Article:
Your new glasses arrived, but something’s not quite right. Maybe they don’t fit as well as they should. Or, you’re not seeing as clearly as you expected because there’s a problem with your prescription. Perhaps, they simply aren’t the right pair of eyeglasses for your face shape.
Whatever the issue with your new glasses, you’re in luck: There are a variety of ways to remedy the situation. You can even make adjustments yourself. Read on for ways to solve for ill-fitting glasses.
Get a replacement or refund
Many retailers will replace your eyeglasses or fully refund the purchase price if the problem is related to a defect in materials. Some will even allow up to 30 days on a return or refund if you simply don’t like the way your glasses fit.
Similar refund or replacement policies may exist if you purchased eyeglasses from your eye doctor and the problem is related to a faulty eyeglass prescription. However, there is no guarantee of either a replacement or refund if you caused the damage yourself.
Always check the fine print before making any assumptions about return or refund policies.
Talk to your eye doctor
If you purchased your glasses from your eye doctor and sense there might be an issue, your best bet is to have them check it out.
He or she will have a good sense of whether there is a problem with the fit, or if the lenses were made correctly. Your eye doctor may also wish to reexamine your eyes and check to see if any issues with your eyesight have developed since your last eye exam.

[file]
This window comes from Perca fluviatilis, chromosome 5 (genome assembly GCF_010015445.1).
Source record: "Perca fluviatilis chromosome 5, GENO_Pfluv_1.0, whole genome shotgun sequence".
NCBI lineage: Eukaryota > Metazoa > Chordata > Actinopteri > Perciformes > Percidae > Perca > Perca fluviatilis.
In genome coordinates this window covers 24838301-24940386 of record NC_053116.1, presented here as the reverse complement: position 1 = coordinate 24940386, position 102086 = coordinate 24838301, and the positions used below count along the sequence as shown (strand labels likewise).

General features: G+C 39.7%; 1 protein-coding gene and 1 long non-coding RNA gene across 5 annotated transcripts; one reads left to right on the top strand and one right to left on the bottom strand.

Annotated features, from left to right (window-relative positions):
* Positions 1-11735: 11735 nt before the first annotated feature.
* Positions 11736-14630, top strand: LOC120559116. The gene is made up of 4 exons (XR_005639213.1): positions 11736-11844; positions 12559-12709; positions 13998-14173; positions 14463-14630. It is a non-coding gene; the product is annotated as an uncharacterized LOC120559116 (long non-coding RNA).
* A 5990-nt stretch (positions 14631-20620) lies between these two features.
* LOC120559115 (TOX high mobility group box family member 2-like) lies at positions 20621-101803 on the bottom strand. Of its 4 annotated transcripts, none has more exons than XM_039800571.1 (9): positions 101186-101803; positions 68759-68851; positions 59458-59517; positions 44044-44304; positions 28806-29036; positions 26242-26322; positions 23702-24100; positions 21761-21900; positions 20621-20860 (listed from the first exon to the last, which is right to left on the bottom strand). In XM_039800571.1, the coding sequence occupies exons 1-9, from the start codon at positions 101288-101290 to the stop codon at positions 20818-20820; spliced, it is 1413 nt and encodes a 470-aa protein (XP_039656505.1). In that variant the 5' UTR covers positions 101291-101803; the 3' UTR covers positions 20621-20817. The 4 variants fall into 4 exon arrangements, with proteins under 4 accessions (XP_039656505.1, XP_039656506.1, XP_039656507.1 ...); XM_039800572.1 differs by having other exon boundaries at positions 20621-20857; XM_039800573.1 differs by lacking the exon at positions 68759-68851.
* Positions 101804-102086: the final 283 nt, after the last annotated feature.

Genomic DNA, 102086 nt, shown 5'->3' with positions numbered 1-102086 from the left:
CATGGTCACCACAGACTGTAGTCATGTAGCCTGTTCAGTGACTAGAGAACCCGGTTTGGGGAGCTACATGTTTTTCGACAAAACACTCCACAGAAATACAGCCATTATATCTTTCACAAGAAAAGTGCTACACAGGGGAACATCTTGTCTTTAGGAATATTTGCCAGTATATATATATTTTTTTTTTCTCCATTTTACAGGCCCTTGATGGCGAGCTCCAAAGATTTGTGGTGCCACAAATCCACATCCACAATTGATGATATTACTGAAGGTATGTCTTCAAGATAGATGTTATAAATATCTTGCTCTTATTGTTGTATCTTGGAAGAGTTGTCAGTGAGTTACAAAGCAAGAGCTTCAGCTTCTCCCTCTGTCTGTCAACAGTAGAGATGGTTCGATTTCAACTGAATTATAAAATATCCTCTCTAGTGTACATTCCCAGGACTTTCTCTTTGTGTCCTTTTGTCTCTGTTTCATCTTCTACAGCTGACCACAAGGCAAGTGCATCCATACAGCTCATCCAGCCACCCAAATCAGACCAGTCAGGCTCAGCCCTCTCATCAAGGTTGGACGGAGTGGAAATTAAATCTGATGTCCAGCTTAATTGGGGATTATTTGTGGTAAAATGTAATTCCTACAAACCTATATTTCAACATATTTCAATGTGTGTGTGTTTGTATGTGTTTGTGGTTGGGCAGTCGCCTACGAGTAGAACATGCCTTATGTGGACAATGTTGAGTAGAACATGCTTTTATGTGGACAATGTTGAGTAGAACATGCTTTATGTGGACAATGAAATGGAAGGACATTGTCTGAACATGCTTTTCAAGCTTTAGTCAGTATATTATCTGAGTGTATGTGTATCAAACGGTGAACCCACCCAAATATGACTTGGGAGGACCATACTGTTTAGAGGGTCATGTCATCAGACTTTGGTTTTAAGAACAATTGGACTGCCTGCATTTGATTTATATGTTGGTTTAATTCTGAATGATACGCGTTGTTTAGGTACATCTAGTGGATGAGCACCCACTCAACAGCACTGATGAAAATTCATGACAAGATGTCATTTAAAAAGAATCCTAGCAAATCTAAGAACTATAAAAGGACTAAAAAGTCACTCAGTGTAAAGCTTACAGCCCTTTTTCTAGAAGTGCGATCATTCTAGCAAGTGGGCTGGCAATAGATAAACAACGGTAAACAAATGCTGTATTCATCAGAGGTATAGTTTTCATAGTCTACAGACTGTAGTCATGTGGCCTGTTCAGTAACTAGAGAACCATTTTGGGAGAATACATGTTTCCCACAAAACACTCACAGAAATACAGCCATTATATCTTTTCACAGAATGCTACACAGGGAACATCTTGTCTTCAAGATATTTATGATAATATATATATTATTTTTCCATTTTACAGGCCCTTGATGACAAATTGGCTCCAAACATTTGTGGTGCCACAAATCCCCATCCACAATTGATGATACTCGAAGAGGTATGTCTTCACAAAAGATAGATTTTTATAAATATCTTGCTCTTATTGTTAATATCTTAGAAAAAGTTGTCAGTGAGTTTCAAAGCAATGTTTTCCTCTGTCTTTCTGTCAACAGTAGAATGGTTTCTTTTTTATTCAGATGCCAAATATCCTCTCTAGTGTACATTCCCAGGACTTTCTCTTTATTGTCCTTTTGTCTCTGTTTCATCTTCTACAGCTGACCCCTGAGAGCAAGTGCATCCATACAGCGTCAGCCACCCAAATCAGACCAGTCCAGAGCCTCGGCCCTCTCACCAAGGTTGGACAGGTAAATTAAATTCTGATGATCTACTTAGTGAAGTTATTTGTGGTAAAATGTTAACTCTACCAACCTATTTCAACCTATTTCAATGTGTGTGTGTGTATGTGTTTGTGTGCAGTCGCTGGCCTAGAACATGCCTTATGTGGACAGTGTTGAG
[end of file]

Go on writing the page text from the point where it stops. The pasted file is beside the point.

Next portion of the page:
There are a number of minor but effective adjustments you can make to your eyeglasses to achieve greater comfort.
For example, maybe your glasses fit uncomfortably on your nose or dig too deeply into your temples. Or perhaps your glasses fit crookedly on your face. These issues are easily solved as follows:
Incorrect nose fit
If you have wire frames, your glasses will have nose pads. These can be adjusted with a simple pinch or tug of the fingertips. Push pads inward if your glasses slip and outward if your glasses sit uncomfortably high or dig into your nose. If you have plastic frames, you can bend the temple arms in or out to help adjust the way your glasses sit on your nose.
First, run your frames under warm water; about 30 to 60 seconds will do. If your plastic frames are sliding down your nose, apply a slight inward and downward pressure to tighten the fit behind the ears. If your frames are putting too much weight on your nose, apply outward and upward pressure.
Incorrect temple fit
If your glasses fit too tightly or loosely at the temples, you can relieve or increase pressure by slightly bending the temple arms. Run your frames under warm water to make the arms more pliant. Then, grip the arm by the segment that bends downward.
If you experience tightness at the temples, bend this tip upward. If your glasses are too loose, bend slightly downward.
If one lens is higher than the other, bend the opposite arm down where it’s most adjustable: at the hinge or where it crosses over your ear.
If one lens is closer than the other, bend that lens arm slightly inward and the opposite arm slightly outward.
Note: Some frame materials such as titanium, memory plastic and aluminum alloy may resist adjustment.
While it’s easy to make some adjustments yourself, you may benefit from having your eye doctor first check that there are no other issues. Find an eye doctor near you to ensure you have the best fit glasses.